Remembrance Day service at the Workshops Rail Museum. Ray Watherson and Spike Dainer.
Remembrance Day service at the Workshops Rail Museum. Ray Watherson and Spike Dainer. Cordell Richardson

LEST WE FORGET: Remembering Ipswich's war heroes

AS the bugle began to play The Last Post, tears slowly began to roll down the faces of those who attended the Remembrance Day service at The Workshops Rail Museum.

A small crowd gathered at the cenotaph to lay wreaths and hold a minute's silence at 11am to commemorate 101 years since the end of WWI.

 

Ipswich Railways Sub Branch president Ray Watherston said Remembrance Day was an important day in our nation's history to remember those who made the ultimate sacrifice for our country's freedom.

"We honour those who have served. These people have made a significant contribution to the defence of Australia through the years of our history," he said.

"We pause to remember those who gave their lives, those who were wounded or suffered injuries, whether it be physical or mental.

"We also remember the families who paid the price of the sacrifices of their sons and brothers."

 

Members of the public laid wreaths in honour of our nation's heroes.
Members of the public laid wreaths in honour of our nation's heroes. Cordell Richardson

Ipswich Railways Sub branch treasurer Spike Dainer said 2019 also marked another occasion for the branch - the 100th anniversary of the cenotaph that proudly stands on the ground of the Workshops.

"The unveiling of the Ipswich Railway Workshops War Memorial by Queensland Governor, Sir Hamilton Goold-Adams was held on Saturday, September 27, 1919. It was a public event involving approximately 160 returned soldiers who marked from the Ipswich Railway Station under the charge of Lieutenant C. W. King," he said.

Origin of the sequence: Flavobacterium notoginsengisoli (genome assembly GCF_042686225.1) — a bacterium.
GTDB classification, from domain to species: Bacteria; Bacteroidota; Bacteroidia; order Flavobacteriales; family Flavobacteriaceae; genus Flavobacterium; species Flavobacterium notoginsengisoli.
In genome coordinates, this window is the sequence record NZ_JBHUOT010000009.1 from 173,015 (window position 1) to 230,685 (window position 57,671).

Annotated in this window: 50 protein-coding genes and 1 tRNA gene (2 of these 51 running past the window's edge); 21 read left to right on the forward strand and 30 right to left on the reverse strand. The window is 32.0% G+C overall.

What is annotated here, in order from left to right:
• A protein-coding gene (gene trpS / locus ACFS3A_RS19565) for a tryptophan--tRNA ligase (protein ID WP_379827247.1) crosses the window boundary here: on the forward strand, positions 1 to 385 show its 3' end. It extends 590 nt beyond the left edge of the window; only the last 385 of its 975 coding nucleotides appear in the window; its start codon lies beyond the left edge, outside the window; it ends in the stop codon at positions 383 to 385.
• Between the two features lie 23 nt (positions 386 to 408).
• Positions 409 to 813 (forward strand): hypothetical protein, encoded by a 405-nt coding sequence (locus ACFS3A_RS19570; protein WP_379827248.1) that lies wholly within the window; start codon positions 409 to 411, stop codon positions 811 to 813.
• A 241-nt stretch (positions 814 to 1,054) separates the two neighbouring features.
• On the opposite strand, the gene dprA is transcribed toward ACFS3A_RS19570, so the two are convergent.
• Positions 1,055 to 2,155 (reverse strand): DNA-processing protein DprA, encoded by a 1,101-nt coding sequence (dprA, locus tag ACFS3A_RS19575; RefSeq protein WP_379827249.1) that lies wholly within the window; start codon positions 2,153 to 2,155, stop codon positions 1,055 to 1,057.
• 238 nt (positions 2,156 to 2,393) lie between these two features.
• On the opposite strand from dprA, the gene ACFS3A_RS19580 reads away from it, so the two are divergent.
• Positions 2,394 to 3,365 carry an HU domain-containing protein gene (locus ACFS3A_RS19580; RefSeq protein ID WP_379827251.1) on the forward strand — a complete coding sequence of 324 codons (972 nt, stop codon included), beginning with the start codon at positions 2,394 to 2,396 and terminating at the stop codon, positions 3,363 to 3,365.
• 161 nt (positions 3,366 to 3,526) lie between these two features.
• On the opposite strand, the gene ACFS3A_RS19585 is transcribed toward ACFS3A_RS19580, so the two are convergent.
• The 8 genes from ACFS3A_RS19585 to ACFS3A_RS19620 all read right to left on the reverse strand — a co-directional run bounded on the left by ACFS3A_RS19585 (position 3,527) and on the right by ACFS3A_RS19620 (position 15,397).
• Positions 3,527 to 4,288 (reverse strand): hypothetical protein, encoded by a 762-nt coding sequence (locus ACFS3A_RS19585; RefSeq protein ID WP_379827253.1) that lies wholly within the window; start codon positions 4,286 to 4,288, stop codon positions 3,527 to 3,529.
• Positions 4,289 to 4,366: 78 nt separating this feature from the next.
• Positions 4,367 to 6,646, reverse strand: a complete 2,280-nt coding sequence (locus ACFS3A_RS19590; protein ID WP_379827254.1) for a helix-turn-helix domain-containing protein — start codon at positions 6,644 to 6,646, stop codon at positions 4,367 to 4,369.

"The returned soldiers were escorted by a military band to the Workshops where they formed a guard of honour for the Governor."

 

The catafalque party guarded the cenotaph at The Workshops Rail Museum.
The catafalque party guarded the cenotaph at The Workshops Rail Museum. Cordell Richardson

During his speech, Mr Dainer spoke about the importance of the cenotaph.

"The names of 360 men who left the Workshops to fight for King and Empire in the European War are listed on the plaques with letters in the columns after the names to indicate the 28 who were killed and the three who died on service," he said.

"Sadly, the names of the men who were prevented from enlisting because they were in specialised employment known as protected industry, and therefore legally prevented from enlisting, but subsequently left the Workshops and enlisted under false names, often in other states, served and died are not recorded and their names will never be known.

"The place is important to all of us, not only because of its aesthetic beauty and significance, but for its design qualities and as a landmark within the railway precinct."



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